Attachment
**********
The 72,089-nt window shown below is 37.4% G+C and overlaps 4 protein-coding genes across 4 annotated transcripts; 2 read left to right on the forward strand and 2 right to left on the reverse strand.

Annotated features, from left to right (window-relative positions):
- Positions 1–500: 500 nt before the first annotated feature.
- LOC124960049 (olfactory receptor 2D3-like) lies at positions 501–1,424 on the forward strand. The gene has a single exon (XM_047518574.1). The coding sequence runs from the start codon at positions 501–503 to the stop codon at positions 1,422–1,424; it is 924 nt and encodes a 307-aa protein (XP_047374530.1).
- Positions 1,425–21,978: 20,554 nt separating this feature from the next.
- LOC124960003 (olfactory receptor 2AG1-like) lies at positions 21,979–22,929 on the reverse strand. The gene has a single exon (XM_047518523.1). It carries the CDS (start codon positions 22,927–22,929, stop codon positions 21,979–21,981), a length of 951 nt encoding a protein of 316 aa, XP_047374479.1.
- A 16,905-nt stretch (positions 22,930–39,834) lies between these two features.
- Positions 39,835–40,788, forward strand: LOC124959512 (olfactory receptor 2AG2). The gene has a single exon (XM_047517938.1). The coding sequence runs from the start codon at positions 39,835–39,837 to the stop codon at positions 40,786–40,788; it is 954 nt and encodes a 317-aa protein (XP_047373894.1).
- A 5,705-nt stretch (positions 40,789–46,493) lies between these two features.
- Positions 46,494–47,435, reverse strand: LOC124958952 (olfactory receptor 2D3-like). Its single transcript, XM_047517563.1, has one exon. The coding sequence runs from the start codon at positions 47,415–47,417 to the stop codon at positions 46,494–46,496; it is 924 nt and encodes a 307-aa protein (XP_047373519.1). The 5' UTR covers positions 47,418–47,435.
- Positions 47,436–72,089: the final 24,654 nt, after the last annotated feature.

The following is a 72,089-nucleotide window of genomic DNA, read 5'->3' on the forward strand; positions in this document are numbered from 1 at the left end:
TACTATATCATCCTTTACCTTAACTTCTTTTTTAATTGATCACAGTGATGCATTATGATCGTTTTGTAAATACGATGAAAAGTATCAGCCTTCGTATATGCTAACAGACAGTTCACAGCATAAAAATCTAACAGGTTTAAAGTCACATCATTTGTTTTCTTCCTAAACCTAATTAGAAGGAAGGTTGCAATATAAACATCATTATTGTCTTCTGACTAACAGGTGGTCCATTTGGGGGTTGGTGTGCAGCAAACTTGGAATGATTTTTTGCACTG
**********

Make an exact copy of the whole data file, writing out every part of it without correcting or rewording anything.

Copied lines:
The 72,089-nt window shown below is 37.4% G+C and overlaps 4 protein-coding genes across 4 annotated transcripts; 2 read left to right on the forward strand and 2 right to left on the reverse strand.

Annotated features, from left to right (window-relative positions):
- Positions 1–500: 500 nt before the first annotated feature.
- LOC124960049 (olfactory receptor 2D3-like) lies at positions 501–1,424 on the forward strand. The gene has a single exon (XM_047518574.1). The coding sequence runs from the start codon at positions 501–503 to the stop codon at positions 1,422–1,424; it is 924 nt and encodes a 307-aa protein (XP_047374530.1).
- Positions 1,425–21,978: 20,554 nt separating this feature from the next.
- LOC124960003 (olfactory receptor 2AG1-like) lies at positions 21,979–22,929 on the reverse strand. The gene has a single exon (XM_047518523.1). It carries the CDS (start codon positions 22,927–22,929, stop codon positions 21,979–21,981), a length of 951 nt encoding a protein of 316 aa, XP_047374479.1.
- A 16,905-nt stretch (positions 22,930–39,834) lies between these two features.
- Positions 39,835–40,788, forward strand: LOC124959512 (olfactory receptor 2AG2). The gene has a single exon (XM_047517938.1). The coding sequence runs from the start codon at positions 39,835–39,837 to the stop codon at positions 40,786–40,788; it is 954 nt and encodes a 317-aa protein (XP_047373894.1).
- A 5,705-nt stretch (positions 40,789–46,493) lies between these two features.
- Positions 46,494–47,435, reverse strand: LOC124958952 (olfactory receptor 2D3-like). Its single transcript, XM_047517563.1, has one exon. The coding sequence runs from the start codon at positions 47,415–47,417 to the stop codon at positions 46,494–46,496; it is 924 nt and encodes a 307-aa protein (XP_047373519.1). The 5' UTR covers positions 47,418–47,435.
- Positions 47,436–72,089: the final 24,654 nt, after the last annotated feature.

The following is a 72,089-nucleotide window of genomic DNA, read 5'->3' on the forward strand; positions in this document are numbered from 1 at the left end:
TACTATATCATCCTTTACCTTAACTTCTTTTTTAATTGATCACAGTGATGCATTATGATCGTTTTGTAAATACGATGAAAAGTATCAGCCTTCGTATATGCTAACAGACAGTTCACAGCATAAAAATCTAACAGGTTTAAAGTCACATCATTTGTTTTCTTCCTAAACCTAATTAGAAGGAAGGTTGCAATATAAACATCATTATTGTCTTCTGACTAACAGGTGGTCCATTTGGGGGTTGGTGTGCAGCAAACTTGGAATGATTTTTTGCACTG